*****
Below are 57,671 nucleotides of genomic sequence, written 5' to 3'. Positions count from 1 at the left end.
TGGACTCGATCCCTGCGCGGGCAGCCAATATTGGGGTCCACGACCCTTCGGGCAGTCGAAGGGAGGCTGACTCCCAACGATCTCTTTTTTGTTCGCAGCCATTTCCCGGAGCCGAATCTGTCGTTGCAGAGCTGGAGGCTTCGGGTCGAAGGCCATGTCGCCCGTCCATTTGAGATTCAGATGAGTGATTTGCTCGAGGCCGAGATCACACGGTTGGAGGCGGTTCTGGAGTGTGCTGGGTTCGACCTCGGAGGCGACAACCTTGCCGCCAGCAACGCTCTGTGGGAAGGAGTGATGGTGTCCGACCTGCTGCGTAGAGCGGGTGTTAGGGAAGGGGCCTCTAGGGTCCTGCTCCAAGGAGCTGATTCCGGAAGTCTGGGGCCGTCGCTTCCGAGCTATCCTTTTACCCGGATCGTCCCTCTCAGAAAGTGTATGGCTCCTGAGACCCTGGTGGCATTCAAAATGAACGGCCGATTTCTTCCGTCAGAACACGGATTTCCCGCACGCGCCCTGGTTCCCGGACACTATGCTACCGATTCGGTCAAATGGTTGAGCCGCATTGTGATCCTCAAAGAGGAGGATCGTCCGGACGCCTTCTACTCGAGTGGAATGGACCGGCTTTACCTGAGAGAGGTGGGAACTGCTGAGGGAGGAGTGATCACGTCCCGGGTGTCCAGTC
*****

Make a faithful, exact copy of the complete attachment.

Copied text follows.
Below are 57,671 nucleotides of genomic sequence, written 5' to 3'. Positions count from 1 at the left end.
TGGACTCGATCCCTGCGCGGGCAGCCAATATTGGGGTCCACGACCCTTCGGGCAGTCGAAGGGAGGCTGACTCCCAACGATCTCTTTTTTGTTCGCAGCCATTTCCCGGAGCCGAATCTGTCGTTGCAGAGCTGGAGGCTTCGGGTCGAAGGCCATGTCGCCCGTCCATTTGAGATTCAGATGAGTGATTTGCTCGAGGCCGAGATCACACGGTTGGAGGCGGTTCTGGAGTGTGCTGGGTTCGACCTCGGAGGCGACAACCTTGCCGCCAGCAACGCTCTGTGGGAAGGAGTGATGGTGTCCGACCTGCTGCGTAGAGCGGGTGTTAGGGAAGGGGCCTCTAGGGTCCTGCTCCAAGGAGCTGATTCCGGAAGTCTGGGGCCGTCGCTTCCGAGCTATCCTTTTACCCGGATCGTCCCTCTCAGAAAGTGTATGGCTCCTGAGACCCTGGTGGCATTCAAAATGAACGGCCGATTTCTTCCGTCAGAACACGGATTTCCCGCACGCGCCCTGGTTCCCGGACACTATGCTACCGATTCGGTCAAATGGTTGAGCCGCATTGTGATCCTCAAAGAGGAGGATCGTCCGGACGCCTTCTACTCGAGTGGAATGGACCGGCTTTACCTGAGAGAGGTGGGAACTGCTGAGGGAGGAGTGATCACGTCCCGGGTGTCCAGTC